Roberson saw Dr. Moran on September 6, 2011, after returning from a visit to South Carolina. Roberson reported that she felt refreshed. Dr. Moran noted that changes in Roberson's medications had calmed her down, that Roberson was less anxious and sleeping better, and that her cognitive functioning was normal.

A hearing was held on January 12, 2012, before an Administrative Law Judge ("ALJ"). Roberson testified that she was unable to work because of her heart problems and COPD, which made her tire easily. She also stated that she became depressed at times. Roberson testified that she could walk for fifty yards before needing rest, that she had difficulty staying focused, and had problems with anxiety, including panic attacks at times. She said that on a typical day she has coffee after waking and cleans the bathroom if she feels like doing something. She stated that she was able to do chores but not all in one day, could cook her meals, grocery shop, and did some pleasure reading. She also said she lost her driver's license due to a DWI and smoked about five cigarettes each day.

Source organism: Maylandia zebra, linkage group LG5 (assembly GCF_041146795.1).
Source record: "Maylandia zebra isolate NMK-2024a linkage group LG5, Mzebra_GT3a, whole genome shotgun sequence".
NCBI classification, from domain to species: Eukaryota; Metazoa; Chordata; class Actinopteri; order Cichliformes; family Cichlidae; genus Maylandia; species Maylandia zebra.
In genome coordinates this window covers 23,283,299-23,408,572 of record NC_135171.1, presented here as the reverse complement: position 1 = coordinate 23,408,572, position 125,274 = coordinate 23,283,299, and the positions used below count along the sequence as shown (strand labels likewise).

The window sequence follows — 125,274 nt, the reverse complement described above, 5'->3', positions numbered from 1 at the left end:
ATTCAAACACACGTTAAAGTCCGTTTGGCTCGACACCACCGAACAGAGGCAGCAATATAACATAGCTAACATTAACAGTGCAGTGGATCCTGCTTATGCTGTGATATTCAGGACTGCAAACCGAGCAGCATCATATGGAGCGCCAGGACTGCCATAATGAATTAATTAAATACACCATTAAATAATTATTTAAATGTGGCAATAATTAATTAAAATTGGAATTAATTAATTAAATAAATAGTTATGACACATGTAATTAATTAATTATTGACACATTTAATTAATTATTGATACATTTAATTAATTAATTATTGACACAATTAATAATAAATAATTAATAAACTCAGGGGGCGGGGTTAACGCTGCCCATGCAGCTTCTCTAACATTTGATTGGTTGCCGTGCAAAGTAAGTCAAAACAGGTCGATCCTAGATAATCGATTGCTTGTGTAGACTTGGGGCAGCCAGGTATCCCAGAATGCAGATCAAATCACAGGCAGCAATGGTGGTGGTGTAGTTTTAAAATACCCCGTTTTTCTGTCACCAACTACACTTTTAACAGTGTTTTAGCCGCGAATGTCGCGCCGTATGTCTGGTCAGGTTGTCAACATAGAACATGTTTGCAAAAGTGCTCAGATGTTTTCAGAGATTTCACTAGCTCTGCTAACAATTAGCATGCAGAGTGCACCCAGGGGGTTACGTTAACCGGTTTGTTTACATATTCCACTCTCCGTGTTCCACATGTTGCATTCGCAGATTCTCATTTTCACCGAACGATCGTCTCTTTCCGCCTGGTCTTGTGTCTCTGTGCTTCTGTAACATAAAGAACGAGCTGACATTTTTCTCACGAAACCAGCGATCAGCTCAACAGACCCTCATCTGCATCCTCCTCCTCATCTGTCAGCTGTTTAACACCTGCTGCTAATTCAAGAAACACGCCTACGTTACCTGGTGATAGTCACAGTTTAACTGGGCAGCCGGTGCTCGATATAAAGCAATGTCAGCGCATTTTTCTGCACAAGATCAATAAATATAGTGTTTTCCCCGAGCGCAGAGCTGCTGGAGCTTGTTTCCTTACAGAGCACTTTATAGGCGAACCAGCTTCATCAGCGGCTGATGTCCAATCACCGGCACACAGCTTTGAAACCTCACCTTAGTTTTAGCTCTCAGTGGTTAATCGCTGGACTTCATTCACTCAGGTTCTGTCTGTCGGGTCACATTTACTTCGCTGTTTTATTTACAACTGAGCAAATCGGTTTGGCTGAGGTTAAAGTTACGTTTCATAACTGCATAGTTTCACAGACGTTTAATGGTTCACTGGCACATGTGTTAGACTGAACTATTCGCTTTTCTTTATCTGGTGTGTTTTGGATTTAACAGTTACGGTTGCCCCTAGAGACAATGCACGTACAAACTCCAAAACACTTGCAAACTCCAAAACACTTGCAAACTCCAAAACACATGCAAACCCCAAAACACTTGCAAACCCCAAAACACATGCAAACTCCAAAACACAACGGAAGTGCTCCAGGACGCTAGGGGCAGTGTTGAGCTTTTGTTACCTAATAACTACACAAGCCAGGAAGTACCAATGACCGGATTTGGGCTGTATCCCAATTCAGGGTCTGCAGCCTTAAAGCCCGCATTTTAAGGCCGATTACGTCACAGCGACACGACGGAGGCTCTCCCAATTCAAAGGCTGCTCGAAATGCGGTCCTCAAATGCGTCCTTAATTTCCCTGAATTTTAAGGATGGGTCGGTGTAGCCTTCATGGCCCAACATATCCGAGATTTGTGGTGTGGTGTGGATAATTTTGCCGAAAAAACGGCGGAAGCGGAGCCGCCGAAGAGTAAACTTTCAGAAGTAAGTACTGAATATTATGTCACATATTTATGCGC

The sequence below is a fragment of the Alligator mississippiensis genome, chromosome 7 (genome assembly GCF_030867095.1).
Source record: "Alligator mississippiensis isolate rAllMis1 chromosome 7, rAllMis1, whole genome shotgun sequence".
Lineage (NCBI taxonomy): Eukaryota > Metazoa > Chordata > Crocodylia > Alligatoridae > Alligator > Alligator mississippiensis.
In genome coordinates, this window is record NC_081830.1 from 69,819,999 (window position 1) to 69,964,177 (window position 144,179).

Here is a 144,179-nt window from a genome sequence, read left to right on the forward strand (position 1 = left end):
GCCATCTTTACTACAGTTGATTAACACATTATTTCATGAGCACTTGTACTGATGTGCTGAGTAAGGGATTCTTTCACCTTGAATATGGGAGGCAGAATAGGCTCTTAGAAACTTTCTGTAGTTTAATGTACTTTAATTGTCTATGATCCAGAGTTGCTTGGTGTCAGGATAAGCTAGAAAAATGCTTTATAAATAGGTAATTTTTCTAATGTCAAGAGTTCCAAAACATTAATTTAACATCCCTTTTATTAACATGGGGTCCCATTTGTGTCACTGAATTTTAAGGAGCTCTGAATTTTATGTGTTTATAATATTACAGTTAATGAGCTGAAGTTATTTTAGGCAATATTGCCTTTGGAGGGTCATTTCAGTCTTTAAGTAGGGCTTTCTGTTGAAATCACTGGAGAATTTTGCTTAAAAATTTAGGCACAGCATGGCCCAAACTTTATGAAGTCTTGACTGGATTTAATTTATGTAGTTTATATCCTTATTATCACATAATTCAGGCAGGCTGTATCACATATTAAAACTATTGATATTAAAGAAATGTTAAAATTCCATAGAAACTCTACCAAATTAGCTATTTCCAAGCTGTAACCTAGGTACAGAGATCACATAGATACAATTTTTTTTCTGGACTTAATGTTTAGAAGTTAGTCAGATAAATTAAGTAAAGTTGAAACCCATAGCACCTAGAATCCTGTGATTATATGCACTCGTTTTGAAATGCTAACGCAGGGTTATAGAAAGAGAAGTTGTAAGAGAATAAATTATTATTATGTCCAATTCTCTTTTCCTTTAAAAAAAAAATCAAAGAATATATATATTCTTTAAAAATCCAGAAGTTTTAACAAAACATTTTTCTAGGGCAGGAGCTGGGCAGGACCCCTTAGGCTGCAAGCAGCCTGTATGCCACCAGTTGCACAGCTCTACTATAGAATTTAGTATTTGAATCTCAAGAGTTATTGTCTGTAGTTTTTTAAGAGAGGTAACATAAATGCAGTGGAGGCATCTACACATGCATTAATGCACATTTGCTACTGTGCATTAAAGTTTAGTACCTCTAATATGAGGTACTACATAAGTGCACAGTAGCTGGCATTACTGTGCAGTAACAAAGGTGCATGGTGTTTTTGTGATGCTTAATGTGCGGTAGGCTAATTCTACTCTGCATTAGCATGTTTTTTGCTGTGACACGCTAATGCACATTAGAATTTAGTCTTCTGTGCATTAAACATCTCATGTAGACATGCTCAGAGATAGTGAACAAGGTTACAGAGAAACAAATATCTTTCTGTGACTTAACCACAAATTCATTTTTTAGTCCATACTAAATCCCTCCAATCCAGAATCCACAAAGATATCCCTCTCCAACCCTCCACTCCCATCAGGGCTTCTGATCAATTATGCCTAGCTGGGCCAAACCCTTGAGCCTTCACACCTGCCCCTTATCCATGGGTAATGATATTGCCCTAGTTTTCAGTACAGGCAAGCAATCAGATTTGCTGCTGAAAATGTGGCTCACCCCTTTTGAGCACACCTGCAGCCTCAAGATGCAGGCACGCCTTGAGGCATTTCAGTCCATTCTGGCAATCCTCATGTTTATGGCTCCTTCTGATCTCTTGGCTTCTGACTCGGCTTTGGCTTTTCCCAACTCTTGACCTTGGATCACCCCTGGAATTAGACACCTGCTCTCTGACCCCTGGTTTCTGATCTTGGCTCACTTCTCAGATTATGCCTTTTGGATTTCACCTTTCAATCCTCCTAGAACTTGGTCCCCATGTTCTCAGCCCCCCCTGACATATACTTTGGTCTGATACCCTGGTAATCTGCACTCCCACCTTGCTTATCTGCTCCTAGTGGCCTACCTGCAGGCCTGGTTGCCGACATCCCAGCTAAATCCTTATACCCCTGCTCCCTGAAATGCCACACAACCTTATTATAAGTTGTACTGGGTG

James Scorzelli testified as a vocational expert. Scorzelli described Roberson's past work as a waitress as light semiskilled work, work as a bartender as light and semiskilled, and as a deli worker in a supermarket as light and unskilled. The ALJ presented a hypothetical of a person who was forty-eight to fifty years old, with a GED, and having Roberson's past work experience. The person in the hypothetical was able to sit for six hours and to stand and walk for six hours with rest and change of position after two hours and had the ability to lift up to fifty pounds occasionally and ten pounds frequently. The ALJ also added restrictions to avoid environmental exposure, to avoid hazards, and to be limited to uncomplicated tasks. Based on that hypothetical, Scorzelli said that the worker could do Roberson's past work at the deli in a supermarket although the restrictions for ...